The use of sovereignty and sovereign in the Polish Sejm (2015–2019; 2019–2020)
Acts adopted by the Polish government (2016–2020): in favour, against, and abstentions
Since the 2015 parliamentary elections in Poland, the government led by the Law and Justice party (PiS) has sought to win two interwoven battles: the restoration of ‘a strong state’ internally and ‘regaining sovereignty’ in the country’s relationship with the EU. By examining the 2015 constitutional crisis in Poland, this article seeks to understand how and why a domestic dispute over the nomination of constitutional judges has transformed into a conflict of sovereignty in the EU polity. The paper shows that the claims to sovereignty of political, social, and legal actors reflect opposing conceptions of this principle as well as of democracy and the rule of law. PiS’ understanding of State sovereignty is rooted in the past, echoes its Hobbesian conception, and is reminiscent of Carl Schmitt’s notion of the political and of democracy. In 2015, this conception was pitted against the supremacy of the Constitution (legal sovereignty) and the ideal of shared sovereignty. Drawing on 20 parliamentary debates, this paper shows that the 2015 Polish constitutional crisis encapsulates a conflict of sovereignty over who holds the most legitimate representation of the people and who should have the last word in key political conflicts and constitutional settlements.
Most important issues facing the EU: selected issues, 2010–2019.
Source: Standard Eurobarometer, Autumn waves. Note: The wording of the question is “What do you think are the two most important issues facing the EU at the moment?”
Number of EU documents mentioning “just transition”, 2007–2019.
Source: Publications Office of the EU and European Council, own representation
The Just Transition Fund was introduced in 2021 as part of the European Union’s Green New Deal and aims to assuage some of the painful social consequences of the green transition. Relying on the Multiple Streams Framework, this article reconstructs the JTF’s institution. It identifies 2018–2019 as a key conjuncture in the European Union when various social, ideational and political preconditions enabling policy innovation converged. Subsequently, the need to publicly finance a just transition emerged in relation to some Eastern European states’ reluctance to work towards the 2050 climate neutrality target. After a Polish-led configuration of actors propelled the JTF onto the agenda, the von der Leyen Commission assumed the task of designing a less transparently self-serving policy instrument necessary to garner wider political support. The final JTF emerged from the interplay between two policy entrepreneurs in the context of the negotiations on the 2021–2027 European Union budget and the dislocations provoked by the COVID-19 crisis.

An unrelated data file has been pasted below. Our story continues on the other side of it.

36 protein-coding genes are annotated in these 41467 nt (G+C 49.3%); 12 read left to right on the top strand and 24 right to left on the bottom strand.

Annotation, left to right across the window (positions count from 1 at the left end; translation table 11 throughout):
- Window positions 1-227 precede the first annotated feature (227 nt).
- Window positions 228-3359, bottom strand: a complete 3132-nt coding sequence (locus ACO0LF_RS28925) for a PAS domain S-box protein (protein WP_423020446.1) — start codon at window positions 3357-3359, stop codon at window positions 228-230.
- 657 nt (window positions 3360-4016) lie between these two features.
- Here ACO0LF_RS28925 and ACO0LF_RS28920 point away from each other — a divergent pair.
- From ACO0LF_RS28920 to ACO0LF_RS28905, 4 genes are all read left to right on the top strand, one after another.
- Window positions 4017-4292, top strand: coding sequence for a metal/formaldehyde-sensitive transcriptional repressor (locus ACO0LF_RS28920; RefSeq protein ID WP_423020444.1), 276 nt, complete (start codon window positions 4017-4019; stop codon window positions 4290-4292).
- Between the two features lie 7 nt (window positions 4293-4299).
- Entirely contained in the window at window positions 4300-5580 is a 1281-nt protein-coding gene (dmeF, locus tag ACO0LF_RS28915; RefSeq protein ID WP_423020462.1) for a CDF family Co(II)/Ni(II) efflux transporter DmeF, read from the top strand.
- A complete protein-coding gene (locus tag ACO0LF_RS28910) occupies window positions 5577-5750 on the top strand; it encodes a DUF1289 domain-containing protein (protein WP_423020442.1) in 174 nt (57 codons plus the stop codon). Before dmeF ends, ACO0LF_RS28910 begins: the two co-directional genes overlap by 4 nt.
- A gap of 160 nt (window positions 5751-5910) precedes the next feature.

Differentiated integration (DI) in the European Union (EU) has mainly been understood as variation in participation in common policies. But DI also has implications for the nature and functioning of the EU as a polity. While temporary DI may facilitate deeper integration, permanent DI is liable to increase transaction costs and fragmentation. However, little is known about how such alternatives are assessed by decision-makers in the member states. This article uses novel quantitative and qualitative data to shed light on this question. It looks at the explanatory role of various types of opt-outs and at member states’ dependence, capacity, and identity. We find that temporary and permanent differentiation are assessed differently in the member states but neither alternative is clearly preferred. Long-term involuntary opt-outs are related to negative assessments of both forms of DI. Surprisingly, voluntary opt-outs do not seem to lead to more positive assessments of DI. We also find that the temporary DI is preferred in smaller member states, while support for permanent DI is higher in larger member states. Finally, we find differences in the effects of dependency, capacity, and identity between older and newer member states.
‘When the UK leaves the EU, should there be a referendum in NI asking people whether they want NI to remain in the UK or to re-unify with the rest of Ireland?’ (Data from Accessed May 2021.)
‘When the UK leaves the EU, if there was a referendum in NI asking people whether they want NI to remain in the United Kingdom or to re-unify with the rest of Ireland, how would you vote in that referendum? (% supporting each option)’ (Data from Accessed May 2021.)
The process of de-Europeanisation initiated by the British Government’s form of Brexit poses a major threat to the maintenance of peace in Northern Ireland (NI). This paper contends that a hard Brexit and active dismantling of ties to the European Union (EU) pursued by the Johnson Administration is fundamentally incompatible with the provisions of the 1998 Good Friday Agreement (GFA). It is acknowledged that the EU institutions were not directly responsible for achieving the relative peace that resulted. Yet, the EU provided a constructive context for societal normalisation. Shared EU membership improved engagement between the British and Irish governments, fostering ‘habits of co-operation’. It afforded a shared political space that helped transcend binary political, religious and ethnic differences. The implications of Brexit that entails active de-Europeanisation and resulting tensions concerning the NI protocol are therefore significant. Yet, this paper maintains that the long-term impact of Brexit remains uncertain. For instance, it is not clear that a ‘hard’ Brexit will inevitably result in the unification of Ireland. Deadlock marked by prolonged instability appears likely, provoking the re-emergence of sectarian violence. The paper addresses such themes by placing borders and identities at the centre of its analytical framework.